Is it possible to draft a successful appeal in under two hours? Why did a statutory review fail to spot the errors in HMRC's penalty case?

The facts

  • Taxpayer formed a UK company and registered as a director shortly after arrival in the UK in 2015.
  • Company set up PAYE scheme via its accountants.
  • Director moved house at the end of 2015 and in 2017, he notified Companies House of his changes of address.
  • Director was paid salary (below his personal allowance) and dividends (no liability). Processed by his accountants.
  • HMRC set him up a self assessment record but he did not receive any notification (he had moved house and HMRC did not use the Companies House data).
  • In 2016/17 his earnings levels increased and he correctly notified HMRC of his chargeability in October 2017.
  • In 2018 discovered that HMRC had issued a request for him to file a 2015/16 tax return.
  • He filed his 2015/16 return in March 2018.
  • HMRC issued penalties for £1,300.
  • The taxpayer only received one penalty assessment for £300.

Appeal to HMRC

The taxpayer's appealed to HMRC (via his accountant) and claimed, at some length a reasonable excuse for the failure: 

  • he did not receive any correpondence from HMRC
  • he was a director but that did not mean that he had to automatically register for self assessment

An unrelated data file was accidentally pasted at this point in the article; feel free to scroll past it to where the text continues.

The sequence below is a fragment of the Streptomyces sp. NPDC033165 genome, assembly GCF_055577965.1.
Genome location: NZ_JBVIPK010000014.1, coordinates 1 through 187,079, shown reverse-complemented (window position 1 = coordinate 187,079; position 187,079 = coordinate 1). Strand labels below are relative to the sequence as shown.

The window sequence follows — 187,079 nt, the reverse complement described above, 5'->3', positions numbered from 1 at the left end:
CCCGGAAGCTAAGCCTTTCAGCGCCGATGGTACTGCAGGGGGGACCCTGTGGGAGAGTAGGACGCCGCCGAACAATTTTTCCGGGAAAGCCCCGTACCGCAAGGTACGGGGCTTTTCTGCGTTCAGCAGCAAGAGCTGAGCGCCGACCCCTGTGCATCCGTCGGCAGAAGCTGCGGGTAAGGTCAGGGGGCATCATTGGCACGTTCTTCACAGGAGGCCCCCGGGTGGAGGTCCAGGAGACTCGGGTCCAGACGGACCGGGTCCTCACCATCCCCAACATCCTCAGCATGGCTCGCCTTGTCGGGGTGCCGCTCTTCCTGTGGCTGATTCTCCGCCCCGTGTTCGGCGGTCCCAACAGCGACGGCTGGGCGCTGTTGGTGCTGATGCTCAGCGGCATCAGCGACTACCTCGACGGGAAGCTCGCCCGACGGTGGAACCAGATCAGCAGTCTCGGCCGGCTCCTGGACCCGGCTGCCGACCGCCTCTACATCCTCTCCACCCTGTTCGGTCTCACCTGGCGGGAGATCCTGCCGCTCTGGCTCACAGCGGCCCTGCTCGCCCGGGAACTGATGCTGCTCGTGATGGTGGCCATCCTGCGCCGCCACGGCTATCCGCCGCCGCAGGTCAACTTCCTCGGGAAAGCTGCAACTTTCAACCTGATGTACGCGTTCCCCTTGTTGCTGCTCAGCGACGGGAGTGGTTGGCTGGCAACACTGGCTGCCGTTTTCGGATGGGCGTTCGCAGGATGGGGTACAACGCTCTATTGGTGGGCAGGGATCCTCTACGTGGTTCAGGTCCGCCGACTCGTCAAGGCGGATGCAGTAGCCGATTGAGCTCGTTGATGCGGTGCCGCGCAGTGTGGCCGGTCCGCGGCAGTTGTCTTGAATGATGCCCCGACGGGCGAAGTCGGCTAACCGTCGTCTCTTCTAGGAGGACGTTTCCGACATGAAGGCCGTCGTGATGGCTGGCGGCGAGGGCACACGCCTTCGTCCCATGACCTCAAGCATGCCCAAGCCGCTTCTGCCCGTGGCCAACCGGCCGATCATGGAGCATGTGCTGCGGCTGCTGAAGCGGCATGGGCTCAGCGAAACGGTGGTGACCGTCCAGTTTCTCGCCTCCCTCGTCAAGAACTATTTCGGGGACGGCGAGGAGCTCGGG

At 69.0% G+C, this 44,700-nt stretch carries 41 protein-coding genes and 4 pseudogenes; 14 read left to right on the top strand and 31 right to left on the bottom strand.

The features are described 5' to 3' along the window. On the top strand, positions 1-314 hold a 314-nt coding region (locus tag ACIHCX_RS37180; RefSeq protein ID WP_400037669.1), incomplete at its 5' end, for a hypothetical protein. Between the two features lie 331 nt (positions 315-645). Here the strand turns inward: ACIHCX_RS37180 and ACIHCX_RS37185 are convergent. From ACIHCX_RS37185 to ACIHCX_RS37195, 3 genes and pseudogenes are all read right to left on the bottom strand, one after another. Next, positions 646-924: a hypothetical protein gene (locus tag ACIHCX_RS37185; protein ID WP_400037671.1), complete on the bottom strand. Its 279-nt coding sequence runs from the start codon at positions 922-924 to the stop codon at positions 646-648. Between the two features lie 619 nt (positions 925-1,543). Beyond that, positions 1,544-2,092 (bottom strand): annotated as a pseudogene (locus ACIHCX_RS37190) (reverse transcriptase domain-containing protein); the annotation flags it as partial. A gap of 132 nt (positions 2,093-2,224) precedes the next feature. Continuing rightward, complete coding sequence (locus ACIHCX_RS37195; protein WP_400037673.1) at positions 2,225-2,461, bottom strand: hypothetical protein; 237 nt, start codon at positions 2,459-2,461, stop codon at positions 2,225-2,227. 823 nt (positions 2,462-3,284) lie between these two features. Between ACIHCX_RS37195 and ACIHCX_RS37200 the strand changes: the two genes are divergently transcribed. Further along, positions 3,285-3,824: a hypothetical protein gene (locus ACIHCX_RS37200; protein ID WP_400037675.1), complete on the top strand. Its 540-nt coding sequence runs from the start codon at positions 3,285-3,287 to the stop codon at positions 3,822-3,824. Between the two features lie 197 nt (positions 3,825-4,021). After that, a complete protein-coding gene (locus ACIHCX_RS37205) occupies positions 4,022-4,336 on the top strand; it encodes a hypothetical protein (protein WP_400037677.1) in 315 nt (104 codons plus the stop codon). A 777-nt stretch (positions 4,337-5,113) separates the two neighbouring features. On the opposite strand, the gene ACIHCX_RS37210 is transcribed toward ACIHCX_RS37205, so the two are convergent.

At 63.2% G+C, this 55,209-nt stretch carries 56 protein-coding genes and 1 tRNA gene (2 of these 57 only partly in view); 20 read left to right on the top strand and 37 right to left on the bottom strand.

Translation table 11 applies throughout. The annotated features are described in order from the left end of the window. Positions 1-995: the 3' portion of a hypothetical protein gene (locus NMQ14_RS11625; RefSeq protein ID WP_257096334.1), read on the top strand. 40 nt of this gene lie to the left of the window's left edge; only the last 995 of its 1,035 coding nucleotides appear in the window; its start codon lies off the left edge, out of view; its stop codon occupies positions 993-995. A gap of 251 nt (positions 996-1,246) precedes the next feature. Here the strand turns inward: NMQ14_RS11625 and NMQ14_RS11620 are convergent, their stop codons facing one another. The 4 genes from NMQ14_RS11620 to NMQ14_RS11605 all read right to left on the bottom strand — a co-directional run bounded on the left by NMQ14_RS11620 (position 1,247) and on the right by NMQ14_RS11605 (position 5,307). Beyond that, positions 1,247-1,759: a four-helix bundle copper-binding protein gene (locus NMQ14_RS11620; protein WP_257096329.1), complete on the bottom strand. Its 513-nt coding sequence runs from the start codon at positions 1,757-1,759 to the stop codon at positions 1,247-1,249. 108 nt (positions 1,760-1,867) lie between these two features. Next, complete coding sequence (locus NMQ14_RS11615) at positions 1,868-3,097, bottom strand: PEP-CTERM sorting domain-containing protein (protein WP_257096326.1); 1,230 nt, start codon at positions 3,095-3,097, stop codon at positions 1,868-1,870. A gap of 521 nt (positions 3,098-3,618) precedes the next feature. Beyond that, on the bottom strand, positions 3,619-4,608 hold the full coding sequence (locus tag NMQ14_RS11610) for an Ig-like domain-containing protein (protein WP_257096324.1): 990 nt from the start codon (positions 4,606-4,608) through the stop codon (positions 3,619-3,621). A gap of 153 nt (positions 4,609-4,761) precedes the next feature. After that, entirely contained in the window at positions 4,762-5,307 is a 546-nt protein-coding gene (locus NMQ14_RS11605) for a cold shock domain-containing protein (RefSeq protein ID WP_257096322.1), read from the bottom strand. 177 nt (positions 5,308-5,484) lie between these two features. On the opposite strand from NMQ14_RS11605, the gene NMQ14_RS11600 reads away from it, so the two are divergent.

Both were rejected by HMRC's case officer

Statutory review

HMRC made an offer of a Statutory Review of the case. The reviewer rejected the reasonable excuses and failed to note that there appeared to be an absence of penalty notices or that they had been miscalculated or that there was no legal basis for HMRC requiring a director with no taxable income to file a return.

Our appeal to the tribunal

In working backwards we could see that the tax geared penalties were incorrectly calculated (no tax due).

We could not see whether the penalty notices were correctly issued as there were no copies of the assessments.

We failed to see why the claim for reasonable excuse did not succeed.

Grounds for appeal (in summary)

1. No requirement for a director to file a Self Assessment return.

2. No requirement to notify chargeability for 2015/16 as no taxable income.

3. Director had notified changes of address via Companies House and via his annual payroll: he was unaware that he had been put into Self Assessment.

4. He did not receive notice to file or assessments.

5. Director relied on adviser who did not tell him that he needed to notify HMRC earlier (there was no need to notify HMRC anyway).

6. The amount of the penalties was probably miscalculated.

7. The penalties themselves could have been defective for other reasons so we appealed that too: no copies of the assessments.

Result

The tribunal wrote to say that HMRC are not going to pursue the case.

The taxpayer has a claim for costs if he wrote to the Adjudicator but it appears is not pursuing it.

Analysis

A key problem is that Schedule 55 FA 2009 late filing penalty regime is that it is meant to be as easy as 'tick the box' and it's not, either for HMRC, or for taxpayers.

How much time do you want to spend on your appeal? Before we got involved there were three letters to HMRC and then a statutory review.

We managed our side: a review of the papers and an appeal in two hours. That was tough going but we know the rules.

It seems that there is poor training on penalties at HMRC and the statutory reviewer was unaware of the results of the last couple of year's tax penalty appeals.

Useful Links

Grounds for appeal: Reasonable excuse

Appeal: grounds for appeal

How to appeal a tax penalty (subscriber version)

Penalties: late filing

 

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